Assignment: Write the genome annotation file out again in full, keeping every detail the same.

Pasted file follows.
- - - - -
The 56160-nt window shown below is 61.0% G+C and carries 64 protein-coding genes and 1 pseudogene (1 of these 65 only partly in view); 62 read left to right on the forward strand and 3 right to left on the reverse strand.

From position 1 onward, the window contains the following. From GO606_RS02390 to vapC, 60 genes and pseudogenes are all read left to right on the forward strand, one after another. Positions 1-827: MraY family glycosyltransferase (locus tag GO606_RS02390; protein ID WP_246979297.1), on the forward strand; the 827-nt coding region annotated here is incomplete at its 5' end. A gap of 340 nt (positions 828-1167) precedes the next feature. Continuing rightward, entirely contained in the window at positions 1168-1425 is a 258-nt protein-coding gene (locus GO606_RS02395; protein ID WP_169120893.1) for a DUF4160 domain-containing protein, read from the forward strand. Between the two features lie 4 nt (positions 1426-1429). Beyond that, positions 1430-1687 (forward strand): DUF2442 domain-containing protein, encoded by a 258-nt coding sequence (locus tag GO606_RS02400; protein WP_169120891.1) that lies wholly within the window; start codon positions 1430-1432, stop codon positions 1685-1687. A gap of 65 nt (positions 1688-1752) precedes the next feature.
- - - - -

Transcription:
The 56160-nt window shown below is 61.0% G+C and carries 64 protein-coding genes and 1 pseudogene (1 of these 65 only partly in view); 62 read left to right on the forward strand and 3 right to left on the reverse strand.

From position 1 onward, the window contains the following. From GO606_RS02390 to vapC, 60 genes and pseudogenes are all read left to right on the forward strand, one after another. Positions 1-827: MraY family glycosyltransferase (locus tag GO606_RS02390; protein ID WP_246979297.1), on the forward strand; the 827-nt coding region annotated here is incomplete at its 5' end. A gap of 340 nt (positions 828-1167) precedes the next feature. Continuing rightward, entirely contained in the window at positions 1168-1425 is a 258-nt protein-coding gene (locus GO606_RS02395; protein ID WP_169120893.1) for a DUF4160 domain-containing protein, read from the forward strand. Between the two features lie 4 nt (positions 1426-1429). Beyond that, positions 1430-1687 (forward strand): DUF2442 domain-containing protein, encoded by a 258-nt coding sequence (locus tag GO606_RS02400; protein WP_169120891.1) that lies wholly within the window; start codon positions 1430-1432, stop codon positions 1685-1687. A gap of 65 nt (positions 1688-1752) precedes the next feature.